My funded research project examined what relational factors influence the construction of Dominican national identity. I began using the funding immediately after the completion of the Office of Multicultural Affairs’ two-week summer experience program studying Race, Migration, and Identity in the Dominican Republic in the city of Santiago. The grant opportunity allowed me to expand my foundational knowledge over the two weeks into a more engaged independent research project lasting an additional six weeks of research in the Dominican Republic. I sought to get my toes wet doing the kind of fieldwork I hope to pursue in my future career and the experience of conducting independent research in a foreign country was just as instructive as the research topic itself. The opportunity to gain practical experience doing research has taught me more about its difficulties than any class could have. Because the research project was self-designed, I was able to blend my diverse academic interest in a way that supported my specific interdisciplinary approach and I now have greater confidence in pursuing similar research opportunities in the future. The NTC grant was well as others were critical to making this possibility a reality by bringing the cost of the project down enough so that I could cover the difference with my savings from campus jobs over the years.
I used NTC funds to finance my housing and language instruction in Santo Domingo. Here, I lodged at the Instituto Intercultural del Caribe where I spent six weeks being instructed in Dominican Spanish language, grammar and culture. The institute was in the University Zone of the capital and provided easy walking access to other useful educational institutions in the area. This included the Pedro Mir library of the University of Santo Domingo where I read and gathered books that helped me narrow down my topic. Additionally, it included the National Library where I was able to search through newspaper archives to get a better understanding of the Dominican national dialogue around the time of the 2010 Earthquake that devastated Haiti. Finally, and most importantly, the area included the General National Archives where I read through books on national identity and collected copies of texts and audio recording of interviews. After language classes during the morning and early afternoon, I would spend the rest of my weekdays at one of these institutions looking for documents and for sources on Dominican national identity. The primary set of data I collected and used for my analysis was a set of interviews collected from residents of the Dominican border town of Pedernales and its Haitian sister city of Ansapit that I was able to find after much searching at the national archives. Once I returned to the United States, I spent time analyzing the interviews using the theories I had researched prior to and during travel, as well as the contextualization brought about by the two-week OMA program and living in the country. I presented my research poster at the Center of Academic Equity’s Idea Symposium.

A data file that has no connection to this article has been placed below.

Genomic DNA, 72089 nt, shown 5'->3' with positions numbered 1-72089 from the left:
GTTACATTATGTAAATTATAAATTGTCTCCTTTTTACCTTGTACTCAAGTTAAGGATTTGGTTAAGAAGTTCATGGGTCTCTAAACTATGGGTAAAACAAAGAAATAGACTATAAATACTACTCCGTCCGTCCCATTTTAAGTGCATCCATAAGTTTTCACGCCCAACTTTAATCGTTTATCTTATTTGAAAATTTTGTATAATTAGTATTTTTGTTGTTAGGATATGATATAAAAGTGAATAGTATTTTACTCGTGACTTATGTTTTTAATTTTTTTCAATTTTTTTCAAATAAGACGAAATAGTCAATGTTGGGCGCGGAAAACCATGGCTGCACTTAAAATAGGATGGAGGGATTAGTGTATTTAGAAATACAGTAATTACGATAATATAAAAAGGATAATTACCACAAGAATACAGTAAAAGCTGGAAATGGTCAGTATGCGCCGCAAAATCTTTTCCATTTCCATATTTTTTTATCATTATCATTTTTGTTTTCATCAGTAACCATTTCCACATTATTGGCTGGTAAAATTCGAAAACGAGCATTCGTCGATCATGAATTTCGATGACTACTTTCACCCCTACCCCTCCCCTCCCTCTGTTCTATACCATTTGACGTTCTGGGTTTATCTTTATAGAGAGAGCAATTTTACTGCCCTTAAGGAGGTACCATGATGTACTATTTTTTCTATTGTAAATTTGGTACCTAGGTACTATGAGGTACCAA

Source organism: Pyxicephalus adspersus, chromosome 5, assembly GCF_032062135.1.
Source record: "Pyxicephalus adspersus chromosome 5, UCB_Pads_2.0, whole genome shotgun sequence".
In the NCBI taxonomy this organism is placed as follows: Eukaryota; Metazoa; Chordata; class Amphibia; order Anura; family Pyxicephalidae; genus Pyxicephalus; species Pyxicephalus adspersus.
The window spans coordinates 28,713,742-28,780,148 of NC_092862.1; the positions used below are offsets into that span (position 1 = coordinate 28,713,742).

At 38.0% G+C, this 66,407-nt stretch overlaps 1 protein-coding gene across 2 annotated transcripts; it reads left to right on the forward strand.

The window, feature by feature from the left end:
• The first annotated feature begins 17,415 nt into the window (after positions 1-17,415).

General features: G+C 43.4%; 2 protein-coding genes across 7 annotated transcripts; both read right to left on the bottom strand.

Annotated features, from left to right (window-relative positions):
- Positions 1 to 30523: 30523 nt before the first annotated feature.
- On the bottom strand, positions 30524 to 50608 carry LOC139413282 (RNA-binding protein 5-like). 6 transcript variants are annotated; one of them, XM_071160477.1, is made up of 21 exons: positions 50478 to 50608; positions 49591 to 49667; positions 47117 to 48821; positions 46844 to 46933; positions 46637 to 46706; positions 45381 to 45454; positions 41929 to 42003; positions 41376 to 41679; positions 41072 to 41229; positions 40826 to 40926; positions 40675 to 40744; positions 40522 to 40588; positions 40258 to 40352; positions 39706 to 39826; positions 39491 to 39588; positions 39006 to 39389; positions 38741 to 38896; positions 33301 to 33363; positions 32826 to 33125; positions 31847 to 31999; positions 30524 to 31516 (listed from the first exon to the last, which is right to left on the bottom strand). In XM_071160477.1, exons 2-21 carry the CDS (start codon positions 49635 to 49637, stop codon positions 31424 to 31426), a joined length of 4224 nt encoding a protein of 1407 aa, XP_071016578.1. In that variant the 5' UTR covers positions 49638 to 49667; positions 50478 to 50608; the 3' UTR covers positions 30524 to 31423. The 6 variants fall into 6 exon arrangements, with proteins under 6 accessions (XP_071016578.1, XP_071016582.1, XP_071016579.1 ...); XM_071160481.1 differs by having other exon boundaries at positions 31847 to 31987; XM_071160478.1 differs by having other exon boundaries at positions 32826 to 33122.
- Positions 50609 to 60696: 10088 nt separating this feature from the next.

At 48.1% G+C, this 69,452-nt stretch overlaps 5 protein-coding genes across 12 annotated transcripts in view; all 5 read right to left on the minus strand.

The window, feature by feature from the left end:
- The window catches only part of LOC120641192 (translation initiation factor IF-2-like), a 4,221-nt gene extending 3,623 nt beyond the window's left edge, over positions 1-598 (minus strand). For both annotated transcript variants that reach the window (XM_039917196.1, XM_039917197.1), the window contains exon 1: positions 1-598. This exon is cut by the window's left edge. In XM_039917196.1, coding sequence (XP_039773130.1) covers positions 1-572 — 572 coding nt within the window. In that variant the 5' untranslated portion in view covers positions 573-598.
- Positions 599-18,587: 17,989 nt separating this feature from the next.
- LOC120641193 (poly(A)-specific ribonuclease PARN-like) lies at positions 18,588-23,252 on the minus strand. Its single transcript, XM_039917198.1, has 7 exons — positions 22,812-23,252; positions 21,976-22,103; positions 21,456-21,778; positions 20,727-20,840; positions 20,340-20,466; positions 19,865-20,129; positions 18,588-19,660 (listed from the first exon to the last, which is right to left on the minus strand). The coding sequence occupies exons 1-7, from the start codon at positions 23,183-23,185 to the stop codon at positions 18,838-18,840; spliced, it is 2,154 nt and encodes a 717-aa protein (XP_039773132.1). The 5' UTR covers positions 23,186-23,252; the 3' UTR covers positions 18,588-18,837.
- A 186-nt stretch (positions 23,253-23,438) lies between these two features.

Written by Harmonii Odinga, recipient of a Judith and Morris Henkin Memorial Travel Scholarship, 2017-2018